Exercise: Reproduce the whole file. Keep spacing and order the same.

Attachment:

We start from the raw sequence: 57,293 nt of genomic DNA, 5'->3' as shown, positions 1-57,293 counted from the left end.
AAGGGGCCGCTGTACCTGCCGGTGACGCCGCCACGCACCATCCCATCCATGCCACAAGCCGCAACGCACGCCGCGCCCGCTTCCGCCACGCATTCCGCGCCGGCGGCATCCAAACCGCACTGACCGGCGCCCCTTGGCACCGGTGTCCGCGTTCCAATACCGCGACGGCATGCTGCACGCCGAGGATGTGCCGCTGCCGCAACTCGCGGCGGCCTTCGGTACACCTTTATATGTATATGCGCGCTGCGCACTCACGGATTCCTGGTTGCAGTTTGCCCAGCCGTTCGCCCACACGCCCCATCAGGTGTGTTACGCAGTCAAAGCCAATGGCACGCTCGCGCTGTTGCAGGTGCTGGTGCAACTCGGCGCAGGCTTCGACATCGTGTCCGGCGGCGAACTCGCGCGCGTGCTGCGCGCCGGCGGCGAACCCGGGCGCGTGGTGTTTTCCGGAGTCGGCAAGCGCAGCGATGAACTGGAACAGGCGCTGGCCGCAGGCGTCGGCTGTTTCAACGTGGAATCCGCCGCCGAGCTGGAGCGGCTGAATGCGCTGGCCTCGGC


We start from the raw sequence: 57,293 nt of genomic DNA, 5'->3' as shown, positions 1-57,293 counted from the left end.
AAGGGGCCGCTGTACCTGCCGGTGACGCCGCCACGCACCATCCCATCCATGCCACAAGCCGCAACGCACGCCGCGCCCGCTTCCGCCACGCATTCCGCGCCGGCGGCATCCAAACCGCACTGACCGGCGCCCCTTGGCACCGGTGTCCGCGTTCCAATACCGCGACGGCATGCTGCACGCCGAGGATGTGCCGCTGCCGCAACTCGCGGCGGCCTTCGGTACACCTTTATATGTATATGCGCGCTGCGCACTCACGGATTCCTGGTTGCAGTTTGCCCAGCCGTTCGCCCACACGCCCCATCAGGTGTGTTACGCAGTCAAAGCCAATGGCACGCTCGCGCTGTTGCAGGTGCTGGTGCAACTCGGCGCAGGCTTCGACATCGTGTCCGGCGGCGAACTCGCGCGCGTGCTGCGCGCCGGCGGCGAACCCGGGCGCGTGGTGTTTTCCGGAGTCGGCAAGCGCAGCGATGAACTGGAACAGGCGCTGGCCGCAGGCGTCGGCTGTTTCAACGTGGAATCCGCCGCCGAGCTGGAGCGGCTGAATGCGCTGGCCTCGGC